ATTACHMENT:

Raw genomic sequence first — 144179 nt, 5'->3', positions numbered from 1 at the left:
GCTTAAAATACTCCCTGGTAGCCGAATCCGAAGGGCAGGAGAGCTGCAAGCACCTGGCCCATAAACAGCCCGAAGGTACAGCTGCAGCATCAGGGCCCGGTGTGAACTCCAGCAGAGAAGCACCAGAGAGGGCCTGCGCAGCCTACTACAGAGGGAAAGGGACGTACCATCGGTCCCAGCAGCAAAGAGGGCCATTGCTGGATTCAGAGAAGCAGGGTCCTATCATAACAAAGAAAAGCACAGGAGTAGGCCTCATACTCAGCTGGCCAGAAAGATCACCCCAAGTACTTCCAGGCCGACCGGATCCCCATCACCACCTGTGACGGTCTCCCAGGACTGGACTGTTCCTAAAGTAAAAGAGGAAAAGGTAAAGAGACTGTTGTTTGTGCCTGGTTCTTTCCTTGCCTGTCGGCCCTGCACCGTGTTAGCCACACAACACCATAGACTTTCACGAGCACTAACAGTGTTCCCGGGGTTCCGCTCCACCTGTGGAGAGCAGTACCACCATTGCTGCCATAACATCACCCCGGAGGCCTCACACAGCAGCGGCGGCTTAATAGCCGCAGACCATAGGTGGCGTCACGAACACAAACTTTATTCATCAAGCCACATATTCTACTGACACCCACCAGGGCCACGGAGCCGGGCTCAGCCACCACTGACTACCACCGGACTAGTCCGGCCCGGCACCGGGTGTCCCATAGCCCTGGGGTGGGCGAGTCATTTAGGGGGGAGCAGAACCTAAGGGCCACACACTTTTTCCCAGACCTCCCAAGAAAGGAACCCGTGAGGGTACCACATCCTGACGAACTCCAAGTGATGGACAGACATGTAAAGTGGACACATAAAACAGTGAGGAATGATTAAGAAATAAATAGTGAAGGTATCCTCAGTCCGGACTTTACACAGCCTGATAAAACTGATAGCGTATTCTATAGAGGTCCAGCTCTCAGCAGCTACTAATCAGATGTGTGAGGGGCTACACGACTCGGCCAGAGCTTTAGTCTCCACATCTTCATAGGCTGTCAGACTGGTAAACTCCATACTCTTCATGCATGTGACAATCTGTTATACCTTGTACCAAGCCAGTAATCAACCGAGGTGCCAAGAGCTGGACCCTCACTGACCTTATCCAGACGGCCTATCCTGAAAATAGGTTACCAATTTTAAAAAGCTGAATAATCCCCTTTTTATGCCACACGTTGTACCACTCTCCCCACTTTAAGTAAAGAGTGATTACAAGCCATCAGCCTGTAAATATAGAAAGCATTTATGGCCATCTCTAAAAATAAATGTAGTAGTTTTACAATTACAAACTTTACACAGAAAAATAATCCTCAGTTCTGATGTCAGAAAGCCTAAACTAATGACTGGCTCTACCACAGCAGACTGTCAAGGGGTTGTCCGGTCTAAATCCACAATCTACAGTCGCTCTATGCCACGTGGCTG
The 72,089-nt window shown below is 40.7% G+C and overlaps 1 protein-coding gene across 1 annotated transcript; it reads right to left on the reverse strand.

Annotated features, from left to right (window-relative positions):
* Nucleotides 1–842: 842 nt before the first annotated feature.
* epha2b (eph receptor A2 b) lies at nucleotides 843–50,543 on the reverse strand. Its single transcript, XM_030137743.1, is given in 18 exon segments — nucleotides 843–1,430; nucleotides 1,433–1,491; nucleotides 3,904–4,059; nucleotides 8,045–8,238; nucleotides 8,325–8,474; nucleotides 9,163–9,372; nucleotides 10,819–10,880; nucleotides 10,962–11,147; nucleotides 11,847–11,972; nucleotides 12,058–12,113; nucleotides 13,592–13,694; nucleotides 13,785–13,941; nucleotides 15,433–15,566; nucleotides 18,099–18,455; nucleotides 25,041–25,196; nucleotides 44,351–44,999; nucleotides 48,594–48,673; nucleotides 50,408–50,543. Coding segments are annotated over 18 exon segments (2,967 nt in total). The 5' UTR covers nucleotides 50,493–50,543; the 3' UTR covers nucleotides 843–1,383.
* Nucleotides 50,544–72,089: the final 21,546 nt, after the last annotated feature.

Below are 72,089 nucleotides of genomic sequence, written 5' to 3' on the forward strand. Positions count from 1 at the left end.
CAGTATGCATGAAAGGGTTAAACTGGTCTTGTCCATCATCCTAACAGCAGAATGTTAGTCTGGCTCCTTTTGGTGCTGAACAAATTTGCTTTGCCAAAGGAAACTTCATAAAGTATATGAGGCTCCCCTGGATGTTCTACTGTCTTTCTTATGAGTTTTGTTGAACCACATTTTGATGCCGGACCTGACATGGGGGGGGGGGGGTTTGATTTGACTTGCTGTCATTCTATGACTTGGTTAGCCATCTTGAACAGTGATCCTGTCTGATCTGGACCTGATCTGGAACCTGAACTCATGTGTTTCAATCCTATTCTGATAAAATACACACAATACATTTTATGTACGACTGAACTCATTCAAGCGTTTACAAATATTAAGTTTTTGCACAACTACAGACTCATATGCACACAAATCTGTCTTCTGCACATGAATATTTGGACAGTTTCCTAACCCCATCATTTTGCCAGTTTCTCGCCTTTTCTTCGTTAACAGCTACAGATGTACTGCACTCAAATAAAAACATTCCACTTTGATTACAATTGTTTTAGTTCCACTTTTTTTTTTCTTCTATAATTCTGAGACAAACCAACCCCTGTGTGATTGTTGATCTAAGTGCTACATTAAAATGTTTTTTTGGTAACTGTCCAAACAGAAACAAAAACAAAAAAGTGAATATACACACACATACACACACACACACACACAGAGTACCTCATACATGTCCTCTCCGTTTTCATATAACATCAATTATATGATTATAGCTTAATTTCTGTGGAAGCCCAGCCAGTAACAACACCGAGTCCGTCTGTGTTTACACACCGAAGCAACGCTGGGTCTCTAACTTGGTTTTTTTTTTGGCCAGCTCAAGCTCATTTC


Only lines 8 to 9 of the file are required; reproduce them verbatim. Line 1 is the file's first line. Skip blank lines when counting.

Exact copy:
Below are 72,089 nucleotides of genomic sequence, written 5' to 3' on the forward strand. Positions count from 1 at the left end.
CAGTATGCATGAAAGGGTTAAACTGGTCTTGTCCATCATCCTAACAGCAGAATGTTAGTCTGGCTCCTTTTGGTGCTGAACAAATTTGCTTTGCCAAAGGAAACTTCATAAAGTATATGAGGCTCCCCTGGATGTTCTACTGTCTTTCTTATGAGTTTTGTTGAACCACATTTTGATGCCGGACCTGACATGGGGGGGGGGGGGTTTGATTTGACTTGCTGTCATTCTATGACTTGGTTAGCCATCTTGAACAGTGATCCTGTCTGATCTGGACCTGATCTGGAACCTGAACTCATGTGTTTCAATCCTATTCTGATAAAATACACACAATACATTTTATGTACGACTGAACTCATTCAAGCGTTTACAAATATTAAGTTTTTGCACAACTACAGACTCATATGCACACAAATCTGTCTTCTGCACATGAATATTTGGACAGTTTCCTAACCCCATCATTTTGCCAGTTTCTCGCCTTTTCTTCGTTAACAGCTACAGATGTACTGCACTCAAATAAAAACATTCCACTTTGATTACAATTGTTTTAGTTCCACTTTTTTTTTTCTTCTATAATTCTGAGACAAACCAACCCCTGTGTGATTGTTGATCTAAGTGCTACATTAAAATGTTTTTTTGGTAACTGTCCAAACAGAAACAAAAACAAAAAAGTGAATATACACACACATACACACACACACACACACAGAGTACCTCATACATGTCCTCTCCGTTTTCATATAACATCAATTATATGATTATAGCTTAATTTCTGTGGAAGCCCAGCCAGTAACAACACCGAGTCCGTCTGTGTTTACACACCGAAGCAACGCTGGGTCTCTAACTTGGTTTTTTTTTTGGCCAGCTCAAGCTCATTTC